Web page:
Survey on the attitudes of Europeans towards tourism

Some 80% of Europeans continue to travel for their holidays according to a new Eurobarometer survey on ‘The attitudes of Europeans towards tourism 2010’. Only 20% of over 30,000 randomly selected citizens were almost certain that they will not travel in 2010, which is significantly below the proportion of non-travellers in 2009 (33%). EU citizens increasingly prefer to spend their holidays in traditional tourist destinations (57%), while 28% would rather go “off the beaten track” to emerging destinations. Tourism is one of Europe’s most important service industries, accounting for 5% of Europe’s GDP and 6% of employment.

The objectives of this survey were, to study:

  1. Respondents’ travel profiles in 2009 – distinguishing between “short private” and holiday trips
  2. reasons why respondents did not go on holiday in 2009
  3. characteristics of citizens’ main holiday trip in 2009 (e.g. method of transport used)
  4. the financial aspects of taking a holiday (e.g. how to save money while on holiday)
  5. various attitudes of citizens towards tourism (e.g. their preferred holiday destinations)
  6. respondents’ vacation plans for 2010.

Main findings

Travel trends in 2009

  • About two-thirds (65%) of EU citizens said they had travelled – for private reasons – at least once in 2009
  • 27% had made at least one holiday trip and at least one “short private” trip, the same proportion had made at least one holiday trip but no “short private” trips and 11% had made at least one “short private” trip but no holiday trips.
  • One-third of EU citizens had not travelled for leisure purposes in 2009.
  • Countries where respondents were less likely to have travelled for leisure purposes included some Eastern European countries – Hungary (57%), Latvia (54%) and Romania (51%) – and a few Southern European countries – Malta (58%), Portugal (48%) and Italy (44%).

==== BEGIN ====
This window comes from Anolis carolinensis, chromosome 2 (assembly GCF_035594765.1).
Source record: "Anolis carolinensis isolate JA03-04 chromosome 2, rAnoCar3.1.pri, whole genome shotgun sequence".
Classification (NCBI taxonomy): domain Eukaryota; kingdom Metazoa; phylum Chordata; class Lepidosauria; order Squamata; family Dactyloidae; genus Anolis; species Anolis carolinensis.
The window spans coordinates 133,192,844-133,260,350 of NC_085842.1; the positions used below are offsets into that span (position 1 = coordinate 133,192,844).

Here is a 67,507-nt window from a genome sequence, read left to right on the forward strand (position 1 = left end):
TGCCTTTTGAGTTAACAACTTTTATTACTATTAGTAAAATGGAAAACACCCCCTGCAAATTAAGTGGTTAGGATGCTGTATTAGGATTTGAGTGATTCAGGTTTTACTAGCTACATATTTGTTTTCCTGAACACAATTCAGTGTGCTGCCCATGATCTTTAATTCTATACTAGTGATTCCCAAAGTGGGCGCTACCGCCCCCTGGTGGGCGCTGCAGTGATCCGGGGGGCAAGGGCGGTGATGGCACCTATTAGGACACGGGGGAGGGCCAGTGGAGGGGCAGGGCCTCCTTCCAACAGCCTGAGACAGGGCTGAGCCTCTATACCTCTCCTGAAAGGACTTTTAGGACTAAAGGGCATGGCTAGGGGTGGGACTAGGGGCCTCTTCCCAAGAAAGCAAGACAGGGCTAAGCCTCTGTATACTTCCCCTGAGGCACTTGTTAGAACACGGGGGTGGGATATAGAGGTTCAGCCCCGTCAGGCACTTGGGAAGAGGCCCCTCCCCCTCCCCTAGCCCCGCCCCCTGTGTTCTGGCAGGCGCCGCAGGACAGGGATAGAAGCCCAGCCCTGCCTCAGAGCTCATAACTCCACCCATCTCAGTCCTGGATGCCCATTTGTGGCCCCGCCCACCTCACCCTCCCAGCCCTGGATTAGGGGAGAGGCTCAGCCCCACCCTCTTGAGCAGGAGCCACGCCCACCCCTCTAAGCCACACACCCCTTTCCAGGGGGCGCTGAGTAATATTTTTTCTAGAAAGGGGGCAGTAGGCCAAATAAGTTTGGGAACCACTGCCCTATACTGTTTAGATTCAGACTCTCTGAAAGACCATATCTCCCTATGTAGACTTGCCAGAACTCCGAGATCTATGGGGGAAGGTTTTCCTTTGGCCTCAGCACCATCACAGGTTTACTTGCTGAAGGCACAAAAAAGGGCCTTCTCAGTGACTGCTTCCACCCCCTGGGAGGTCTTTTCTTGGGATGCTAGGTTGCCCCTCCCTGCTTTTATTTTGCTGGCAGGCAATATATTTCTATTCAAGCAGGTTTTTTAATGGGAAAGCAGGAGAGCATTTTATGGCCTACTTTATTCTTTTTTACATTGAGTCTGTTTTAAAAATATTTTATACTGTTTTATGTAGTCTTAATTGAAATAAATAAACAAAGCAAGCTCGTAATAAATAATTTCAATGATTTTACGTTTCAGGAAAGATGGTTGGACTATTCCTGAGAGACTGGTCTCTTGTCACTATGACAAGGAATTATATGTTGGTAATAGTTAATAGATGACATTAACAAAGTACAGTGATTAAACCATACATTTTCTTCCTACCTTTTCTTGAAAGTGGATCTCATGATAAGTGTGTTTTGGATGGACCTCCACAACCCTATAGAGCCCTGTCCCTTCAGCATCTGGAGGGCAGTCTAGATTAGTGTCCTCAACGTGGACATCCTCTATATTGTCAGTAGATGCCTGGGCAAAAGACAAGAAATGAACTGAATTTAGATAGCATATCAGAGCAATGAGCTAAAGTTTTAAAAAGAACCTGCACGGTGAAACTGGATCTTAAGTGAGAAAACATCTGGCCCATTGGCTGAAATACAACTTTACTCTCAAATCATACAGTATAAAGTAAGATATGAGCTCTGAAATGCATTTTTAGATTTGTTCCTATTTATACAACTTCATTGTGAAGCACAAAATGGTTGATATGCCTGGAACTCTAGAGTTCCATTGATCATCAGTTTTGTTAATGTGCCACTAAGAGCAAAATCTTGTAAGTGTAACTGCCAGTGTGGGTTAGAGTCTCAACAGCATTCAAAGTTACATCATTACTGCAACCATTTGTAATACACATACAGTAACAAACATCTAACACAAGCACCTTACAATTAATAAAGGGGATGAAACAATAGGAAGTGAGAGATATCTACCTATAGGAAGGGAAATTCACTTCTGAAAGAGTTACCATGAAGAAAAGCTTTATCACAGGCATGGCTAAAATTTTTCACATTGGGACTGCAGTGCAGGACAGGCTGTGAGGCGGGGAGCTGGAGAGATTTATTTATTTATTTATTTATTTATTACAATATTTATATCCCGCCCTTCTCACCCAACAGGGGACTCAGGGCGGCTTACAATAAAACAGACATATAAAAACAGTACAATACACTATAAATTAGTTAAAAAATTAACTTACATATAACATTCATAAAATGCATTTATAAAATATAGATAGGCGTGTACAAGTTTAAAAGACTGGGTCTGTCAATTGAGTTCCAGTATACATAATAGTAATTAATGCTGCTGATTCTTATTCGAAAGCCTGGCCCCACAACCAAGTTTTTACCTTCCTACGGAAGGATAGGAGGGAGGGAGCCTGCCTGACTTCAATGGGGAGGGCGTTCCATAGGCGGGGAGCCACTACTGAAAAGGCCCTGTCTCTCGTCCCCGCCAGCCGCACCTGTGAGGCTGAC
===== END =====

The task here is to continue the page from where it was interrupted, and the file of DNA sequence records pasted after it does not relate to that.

• Comparing travel for leisure purposes in 2008 and 2009, it could be seen that, although similar proportions of EU citizens had travelled at least once, there had been a decrease in those who had made at least one “short private” trip and at least one holiday trip (from 39% in 2008 to 27% in 2009). Conversely, the proportion of EU citizens who had made at least one holiday trip but no “short private” ones had increased in that timeframe.

Outlook for 2010

  • As to how many EU citizens would actually take a vacation in 2010, no clear picture emerged.
  • At the time of the survey (February 2010), 28% of EU citizens were undecided about the type of vacation they wanted to take.
  • At the time of the survey, the proportion of EU citizens who were certain that they would not travel in 2010 (21%) was below the proportion of those who had not travelled in 2009 (33%).
  • It remains to be seen what proportion of the currently undecided ones (28%) would eventually take a holiday.
  • Turkish respondents were the most likely not to be planning a holiday in 2010 (44%); they were followed by respondents in Hungary (40%), Slovakia (36%), Italy and Malta (both 35%). The proportions of those still undecided about their vacation plans in 2010 were the highest in Italy and Portugal (both 35%).
  • EU citizens who were already planning a 2010 holiday (49% in total) were most likely to be considering one of 4-13 consecutive nights (19%).
  • Fifteen percent of EU citizens said they were planning one of at least two weeks or more.
  • One or more short-stay trips (one to three nights away from home) was the option chosen by 7% of EU citizens and 8% were thinking of a combination of longer holidays and shorter trips.
  • When asked about their 2010 holiday destination, roughly a third (32%) of EU citizens said they were planning to stay in their home country.
  • Comparing 2009 and 2010 results showed that EU citizens were now less likely to be planning a holiday outside of the EU (15% vs. 20% in 2009).

Travel budgets in 2009 and 2010

  • Across almost all countries included in this study, the largest proportion of respondents – who had not taken a holiday in 2009 – said this for financial reasons.
  • Such reasons were cited by more than 6 in 10 respondents in Bulgaria (65%), Romania (62%), Hungary and the former Yugoslav Republic of Macedonia (both 61%).
  • EU citizens’ perceptions about their holiday budgets have slightly improved compared to 2009: almost half (46%) of those who were planning to spend a holiday away from home in 2010 said
    they had sufficient funds to do this – by comparison, in 2009, this proportion was 41% (five percentage points lower).
  • Nonetheless, about 4 in 10 (39%) EU citizens said they would need to make extra savings in order to take their planned holidays and 1 in 10 said they had serious financial problems that could impact holiday plans.